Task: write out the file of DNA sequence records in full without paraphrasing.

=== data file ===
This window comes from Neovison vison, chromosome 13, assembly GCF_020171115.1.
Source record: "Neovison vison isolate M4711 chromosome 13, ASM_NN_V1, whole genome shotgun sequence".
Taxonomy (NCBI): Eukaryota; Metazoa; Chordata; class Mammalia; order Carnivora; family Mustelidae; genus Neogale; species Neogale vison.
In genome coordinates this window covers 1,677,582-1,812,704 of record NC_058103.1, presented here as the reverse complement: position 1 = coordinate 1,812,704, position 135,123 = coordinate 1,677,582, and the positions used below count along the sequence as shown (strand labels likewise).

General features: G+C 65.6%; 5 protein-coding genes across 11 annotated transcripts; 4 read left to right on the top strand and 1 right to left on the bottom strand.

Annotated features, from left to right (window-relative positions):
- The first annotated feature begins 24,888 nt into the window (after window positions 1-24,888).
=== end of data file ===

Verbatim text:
This window comes from Neovison vison, chromosome 13, assembly GCF_020171115.1.
Source record: "Neovison vison isolate M4711 chromosome 13, ASM_NN_V1, whole genome shotgun sequence".
Taxonomy (NCBI): Eukaryota; Metazoa; Chordata; class Mammalia; order Carnivora; family Mustelidae; genus Neogale; species Neogale vison.
In genome coordinates this window covers 1,677,582-1,812,704 of record NC_058103.1, presented here as the reverse complement: position 1 = coordinate 1,812,704, position 135,123 = coordinate 1,677,582, and the positions used below count along the sequence as shown (strand labels likewise).

General features: G+C 65.6%; 5 protein-coding genes across 11 annotated transcripts; 4 read left to right on the top strand and 1 right to left on the bottom strand.

Annotated features, from left to right (window-relative positions):
- The first annotated feature begins 24,888 nt into the window (after window positions 1-24,888).